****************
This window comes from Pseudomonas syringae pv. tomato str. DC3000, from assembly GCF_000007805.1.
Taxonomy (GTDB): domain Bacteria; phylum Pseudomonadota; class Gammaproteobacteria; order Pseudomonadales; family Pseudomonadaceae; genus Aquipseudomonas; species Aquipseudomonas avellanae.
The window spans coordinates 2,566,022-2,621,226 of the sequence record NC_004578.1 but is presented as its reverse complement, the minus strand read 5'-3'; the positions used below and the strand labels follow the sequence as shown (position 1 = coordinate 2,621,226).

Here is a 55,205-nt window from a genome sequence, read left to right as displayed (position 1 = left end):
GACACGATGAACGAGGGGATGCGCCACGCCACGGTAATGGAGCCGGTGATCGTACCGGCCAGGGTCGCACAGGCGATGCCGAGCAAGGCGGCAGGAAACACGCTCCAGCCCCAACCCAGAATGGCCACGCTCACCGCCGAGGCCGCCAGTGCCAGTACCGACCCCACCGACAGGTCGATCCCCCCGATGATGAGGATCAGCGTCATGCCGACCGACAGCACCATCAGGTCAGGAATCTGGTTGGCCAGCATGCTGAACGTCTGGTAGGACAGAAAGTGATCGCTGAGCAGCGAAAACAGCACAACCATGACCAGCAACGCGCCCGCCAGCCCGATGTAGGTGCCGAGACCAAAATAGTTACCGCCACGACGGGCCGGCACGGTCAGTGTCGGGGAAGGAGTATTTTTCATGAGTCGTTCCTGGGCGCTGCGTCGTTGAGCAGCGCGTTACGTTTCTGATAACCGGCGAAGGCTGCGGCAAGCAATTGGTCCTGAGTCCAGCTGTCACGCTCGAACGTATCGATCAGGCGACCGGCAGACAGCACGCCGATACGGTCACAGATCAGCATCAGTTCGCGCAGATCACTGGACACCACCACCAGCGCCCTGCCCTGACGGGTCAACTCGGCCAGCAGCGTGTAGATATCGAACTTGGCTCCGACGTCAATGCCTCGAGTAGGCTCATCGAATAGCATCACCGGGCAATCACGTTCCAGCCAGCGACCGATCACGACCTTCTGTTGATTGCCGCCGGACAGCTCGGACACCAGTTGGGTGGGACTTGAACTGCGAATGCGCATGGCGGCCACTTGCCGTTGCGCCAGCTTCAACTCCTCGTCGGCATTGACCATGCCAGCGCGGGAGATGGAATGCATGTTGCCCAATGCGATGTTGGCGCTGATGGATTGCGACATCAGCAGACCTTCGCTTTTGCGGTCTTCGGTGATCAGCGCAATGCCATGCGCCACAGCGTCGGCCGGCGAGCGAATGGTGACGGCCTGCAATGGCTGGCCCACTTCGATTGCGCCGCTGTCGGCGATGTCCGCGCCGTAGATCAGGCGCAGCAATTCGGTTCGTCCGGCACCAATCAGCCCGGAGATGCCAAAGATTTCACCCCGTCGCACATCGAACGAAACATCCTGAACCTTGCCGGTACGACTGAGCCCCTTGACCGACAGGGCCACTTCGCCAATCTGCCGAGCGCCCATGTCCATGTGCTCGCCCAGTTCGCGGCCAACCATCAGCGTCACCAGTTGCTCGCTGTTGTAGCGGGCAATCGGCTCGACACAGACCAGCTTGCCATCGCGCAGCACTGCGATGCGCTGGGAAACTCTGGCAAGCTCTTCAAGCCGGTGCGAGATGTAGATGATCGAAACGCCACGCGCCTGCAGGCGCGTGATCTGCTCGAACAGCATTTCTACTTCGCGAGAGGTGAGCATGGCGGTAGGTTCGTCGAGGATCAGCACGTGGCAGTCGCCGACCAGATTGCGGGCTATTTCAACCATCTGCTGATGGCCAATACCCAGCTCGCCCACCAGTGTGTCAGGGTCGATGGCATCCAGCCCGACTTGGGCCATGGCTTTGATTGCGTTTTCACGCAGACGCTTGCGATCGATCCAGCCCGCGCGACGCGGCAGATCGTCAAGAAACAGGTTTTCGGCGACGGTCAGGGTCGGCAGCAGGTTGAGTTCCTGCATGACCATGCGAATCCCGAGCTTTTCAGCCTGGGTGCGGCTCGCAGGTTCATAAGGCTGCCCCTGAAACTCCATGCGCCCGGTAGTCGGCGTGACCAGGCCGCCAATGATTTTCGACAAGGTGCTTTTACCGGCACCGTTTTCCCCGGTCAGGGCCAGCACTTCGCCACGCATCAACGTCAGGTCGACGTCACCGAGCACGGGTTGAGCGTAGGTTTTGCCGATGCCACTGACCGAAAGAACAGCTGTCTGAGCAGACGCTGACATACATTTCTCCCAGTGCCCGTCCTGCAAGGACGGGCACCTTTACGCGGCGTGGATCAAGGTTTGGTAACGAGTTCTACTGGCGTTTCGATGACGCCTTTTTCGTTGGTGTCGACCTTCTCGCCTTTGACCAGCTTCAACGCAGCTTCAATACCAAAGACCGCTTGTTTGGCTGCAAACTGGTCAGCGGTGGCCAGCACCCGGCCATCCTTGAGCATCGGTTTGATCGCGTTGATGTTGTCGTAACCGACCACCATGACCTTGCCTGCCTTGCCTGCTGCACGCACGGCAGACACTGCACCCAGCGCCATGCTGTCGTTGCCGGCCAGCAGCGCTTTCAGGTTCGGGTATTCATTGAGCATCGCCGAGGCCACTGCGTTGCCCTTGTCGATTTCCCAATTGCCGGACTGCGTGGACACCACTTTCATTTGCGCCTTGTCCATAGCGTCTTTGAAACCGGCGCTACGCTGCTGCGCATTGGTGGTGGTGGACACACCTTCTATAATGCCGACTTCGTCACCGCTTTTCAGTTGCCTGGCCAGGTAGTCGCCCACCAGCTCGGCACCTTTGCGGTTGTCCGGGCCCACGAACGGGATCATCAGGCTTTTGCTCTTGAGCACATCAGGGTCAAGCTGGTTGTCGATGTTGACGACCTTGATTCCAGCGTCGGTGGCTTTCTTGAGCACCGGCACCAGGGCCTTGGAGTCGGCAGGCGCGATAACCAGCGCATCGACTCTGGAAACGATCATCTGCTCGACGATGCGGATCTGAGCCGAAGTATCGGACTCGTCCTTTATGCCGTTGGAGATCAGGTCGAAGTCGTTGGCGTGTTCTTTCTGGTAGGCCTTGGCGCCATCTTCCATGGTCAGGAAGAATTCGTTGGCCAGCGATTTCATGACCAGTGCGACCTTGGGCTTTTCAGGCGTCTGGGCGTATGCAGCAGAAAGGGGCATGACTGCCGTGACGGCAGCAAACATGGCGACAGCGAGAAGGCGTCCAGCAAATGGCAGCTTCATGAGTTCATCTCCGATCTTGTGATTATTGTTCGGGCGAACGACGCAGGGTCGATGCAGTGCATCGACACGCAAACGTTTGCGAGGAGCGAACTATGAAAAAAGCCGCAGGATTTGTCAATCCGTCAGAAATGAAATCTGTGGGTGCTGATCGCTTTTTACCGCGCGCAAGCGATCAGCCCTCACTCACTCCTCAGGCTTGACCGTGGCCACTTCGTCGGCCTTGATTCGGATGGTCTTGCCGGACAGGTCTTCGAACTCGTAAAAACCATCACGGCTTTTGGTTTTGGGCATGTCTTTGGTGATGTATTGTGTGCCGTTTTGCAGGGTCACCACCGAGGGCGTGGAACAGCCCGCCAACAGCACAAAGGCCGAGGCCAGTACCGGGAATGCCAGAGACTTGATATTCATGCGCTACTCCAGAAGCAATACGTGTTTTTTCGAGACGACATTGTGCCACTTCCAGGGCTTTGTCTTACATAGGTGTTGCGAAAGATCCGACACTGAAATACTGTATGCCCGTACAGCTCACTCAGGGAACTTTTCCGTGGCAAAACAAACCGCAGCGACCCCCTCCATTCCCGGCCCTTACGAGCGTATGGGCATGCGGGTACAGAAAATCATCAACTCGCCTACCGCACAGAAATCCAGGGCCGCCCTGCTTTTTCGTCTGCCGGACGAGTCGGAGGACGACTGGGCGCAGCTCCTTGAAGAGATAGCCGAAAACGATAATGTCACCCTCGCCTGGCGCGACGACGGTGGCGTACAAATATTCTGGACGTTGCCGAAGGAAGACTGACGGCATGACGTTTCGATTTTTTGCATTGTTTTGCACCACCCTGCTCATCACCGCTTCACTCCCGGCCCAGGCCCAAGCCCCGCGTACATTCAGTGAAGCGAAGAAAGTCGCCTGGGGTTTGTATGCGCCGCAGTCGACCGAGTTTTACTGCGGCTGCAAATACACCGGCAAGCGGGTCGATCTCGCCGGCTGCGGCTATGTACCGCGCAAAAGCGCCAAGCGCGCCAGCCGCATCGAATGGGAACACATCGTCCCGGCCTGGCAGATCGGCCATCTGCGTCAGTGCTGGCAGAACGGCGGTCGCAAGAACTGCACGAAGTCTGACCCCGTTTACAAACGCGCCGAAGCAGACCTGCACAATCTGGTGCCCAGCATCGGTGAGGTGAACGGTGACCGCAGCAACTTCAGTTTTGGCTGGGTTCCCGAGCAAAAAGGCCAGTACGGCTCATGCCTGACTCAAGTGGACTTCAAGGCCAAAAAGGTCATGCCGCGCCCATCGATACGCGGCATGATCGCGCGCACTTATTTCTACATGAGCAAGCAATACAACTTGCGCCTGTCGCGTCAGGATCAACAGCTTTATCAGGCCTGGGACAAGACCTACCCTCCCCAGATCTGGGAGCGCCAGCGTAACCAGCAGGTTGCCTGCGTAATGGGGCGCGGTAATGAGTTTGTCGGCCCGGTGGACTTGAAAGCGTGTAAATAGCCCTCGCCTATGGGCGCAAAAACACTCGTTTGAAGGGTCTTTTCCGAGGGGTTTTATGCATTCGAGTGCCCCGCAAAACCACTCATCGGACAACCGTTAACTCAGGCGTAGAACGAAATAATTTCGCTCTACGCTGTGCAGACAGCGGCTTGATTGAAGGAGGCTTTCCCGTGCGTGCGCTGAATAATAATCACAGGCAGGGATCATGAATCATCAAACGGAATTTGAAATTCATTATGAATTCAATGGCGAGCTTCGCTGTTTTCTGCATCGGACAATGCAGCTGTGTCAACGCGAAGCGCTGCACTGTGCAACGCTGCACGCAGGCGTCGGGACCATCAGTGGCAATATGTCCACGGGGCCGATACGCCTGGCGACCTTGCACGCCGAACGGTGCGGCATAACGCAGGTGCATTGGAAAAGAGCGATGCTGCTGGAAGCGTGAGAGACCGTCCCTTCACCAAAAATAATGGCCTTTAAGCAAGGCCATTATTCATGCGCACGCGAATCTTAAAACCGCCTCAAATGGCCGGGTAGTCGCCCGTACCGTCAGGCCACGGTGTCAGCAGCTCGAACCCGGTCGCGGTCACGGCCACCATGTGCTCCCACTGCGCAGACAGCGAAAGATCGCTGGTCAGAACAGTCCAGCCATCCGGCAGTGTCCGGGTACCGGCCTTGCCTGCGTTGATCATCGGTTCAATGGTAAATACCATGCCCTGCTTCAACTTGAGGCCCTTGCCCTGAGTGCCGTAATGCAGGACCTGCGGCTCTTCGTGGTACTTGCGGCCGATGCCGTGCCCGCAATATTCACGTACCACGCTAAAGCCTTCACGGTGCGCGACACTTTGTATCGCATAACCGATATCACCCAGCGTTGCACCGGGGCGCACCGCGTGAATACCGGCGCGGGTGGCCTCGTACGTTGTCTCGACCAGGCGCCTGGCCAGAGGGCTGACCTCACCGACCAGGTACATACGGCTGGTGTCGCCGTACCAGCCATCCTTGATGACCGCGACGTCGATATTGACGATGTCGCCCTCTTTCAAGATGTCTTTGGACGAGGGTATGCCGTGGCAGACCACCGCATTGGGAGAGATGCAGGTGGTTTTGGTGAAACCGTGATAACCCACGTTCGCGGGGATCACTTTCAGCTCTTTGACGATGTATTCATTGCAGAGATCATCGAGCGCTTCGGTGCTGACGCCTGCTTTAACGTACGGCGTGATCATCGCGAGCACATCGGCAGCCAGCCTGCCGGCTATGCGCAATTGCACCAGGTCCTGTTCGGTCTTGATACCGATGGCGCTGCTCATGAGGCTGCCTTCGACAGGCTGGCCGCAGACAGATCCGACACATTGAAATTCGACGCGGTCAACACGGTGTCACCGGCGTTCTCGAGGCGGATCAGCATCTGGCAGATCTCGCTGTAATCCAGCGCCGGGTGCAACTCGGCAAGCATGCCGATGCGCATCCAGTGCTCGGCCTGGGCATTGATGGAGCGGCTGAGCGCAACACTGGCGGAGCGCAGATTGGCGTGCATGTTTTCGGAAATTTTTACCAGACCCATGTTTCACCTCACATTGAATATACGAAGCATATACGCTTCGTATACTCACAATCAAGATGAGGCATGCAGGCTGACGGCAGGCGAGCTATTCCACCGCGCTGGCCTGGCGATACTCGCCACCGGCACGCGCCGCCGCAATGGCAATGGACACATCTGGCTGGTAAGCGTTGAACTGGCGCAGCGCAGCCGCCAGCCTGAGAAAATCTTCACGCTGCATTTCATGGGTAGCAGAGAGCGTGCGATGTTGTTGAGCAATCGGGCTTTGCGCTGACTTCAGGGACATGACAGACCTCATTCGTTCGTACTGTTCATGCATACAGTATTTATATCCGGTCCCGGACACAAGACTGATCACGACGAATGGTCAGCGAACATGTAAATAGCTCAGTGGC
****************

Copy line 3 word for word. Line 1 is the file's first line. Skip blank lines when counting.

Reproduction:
The window spans coordinates 2,566,022-2,621,226 of the sequence record NC_004578.1 but is presented as its reverse complement, the minus strand read 5'-3'; the positions used below and the strand labels follow the sequence as shown (position 1 = coordinate 2,621,226).